216 patients




2 to 65 years old


No Healthy Volunteers

Inclusion and exclusion criteria


  • Age 2 to 65 years
  • Uncomplicated falciparum malaria, confirmed by the presence of asexual P.falciparum parasites (alone or mixed with other Plasmodium species) on blood film
  • Asexual P. falciparum count <200,000/ L at screening
  • Tympanic temperature greater than or equal to 37.5 (Infinite)C or history of fever in the previous 24 hours
  • Written informed consent from adults or the parents/guardians of children


Signs of severe malaria, defined as one or more of the following:

Glasgow Coma Scale less than or equal to 10/15 in adults; Blantyre Coma Scale less than or equal to 3/5 in children

  • Witnessed convulsions
  • Severe prostration
  • Shock (poor perfusion, cool peripheries as deemed by the study physician)
  • Hematocrit <20%
  • Jaundice
  • Respiratory distress (labored breathing, nasal flaring, intercostal retraction)
  • Anuria for 24 hours or more
  • Repetitive vomiting
  • Hematocrit <25%
  • Acute illness other than uncomplicated falciparum malaria requiring treatment
  • Pregnancy or breastfeeding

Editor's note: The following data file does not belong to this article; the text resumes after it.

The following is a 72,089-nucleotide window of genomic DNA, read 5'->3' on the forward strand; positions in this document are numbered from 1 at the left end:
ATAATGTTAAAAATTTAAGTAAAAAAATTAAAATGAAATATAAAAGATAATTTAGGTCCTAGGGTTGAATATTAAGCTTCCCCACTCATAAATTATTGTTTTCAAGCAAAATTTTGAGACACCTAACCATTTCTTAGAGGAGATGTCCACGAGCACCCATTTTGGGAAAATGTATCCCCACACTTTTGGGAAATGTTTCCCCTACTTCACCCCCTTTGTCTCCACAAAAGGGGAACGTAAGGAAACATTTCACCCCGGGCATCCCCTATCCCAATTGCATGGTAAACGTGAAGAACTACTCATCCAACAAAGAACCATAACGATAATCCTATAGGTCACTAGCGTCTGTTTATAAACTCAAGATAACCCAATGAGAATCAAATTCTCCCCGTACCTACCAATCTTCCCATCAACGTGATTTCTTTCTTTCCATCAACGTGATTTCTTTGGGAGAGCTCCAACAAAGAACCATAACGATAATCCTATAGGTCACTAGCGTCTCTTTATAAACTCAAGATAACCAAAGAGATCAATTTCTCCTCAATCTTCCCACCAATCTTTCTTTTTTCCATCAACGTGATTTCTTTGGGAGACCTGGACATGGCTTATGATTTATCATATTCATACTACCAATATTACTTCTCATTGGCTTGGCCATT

• Patients who have received an ART derivative or ACT in the previous 7 days
  • Treatment with MQ in the previous 60 days
  • History of allergy or known contraindication to ART, PPQ, MQ, or PMQ
  • Splenectomy
  • Documented or claimed history of cardiac arrythmias, neuropsychiatric disease
  • Earlier participation in this trial
  • Any condition that in the opinion of the investigator would render the patient unable to comply with the protocol (e.g., psychiatric disease)
  • Any health condition that in the opinion of the investigator would confound data analysis (e.g., patients known to be HIV-infected or to have AIDS) or pose unnecessary exposure risks to the patient (e.g., severe malnutrition)

Trial design

Primary purpose




Interventional model

Parallel Assignment


None (Open label)

216 participants in 2 patient groups

Active Comparator group
Patients randomized to ACT will receive DHA-PPQ only
Drug: Dihydroartemisinin-piperaquine (DHA-PPQ)
Experimental group
Patients randomized to TACT will receive DHA-PPQ plus MQ
Drug: Dihydroartemisinin-piperaquine (DHA-PPQ)
Drug: Mefloquine (MQ)

Trial contacts and locations



Data sourced from clinicaltrials.gov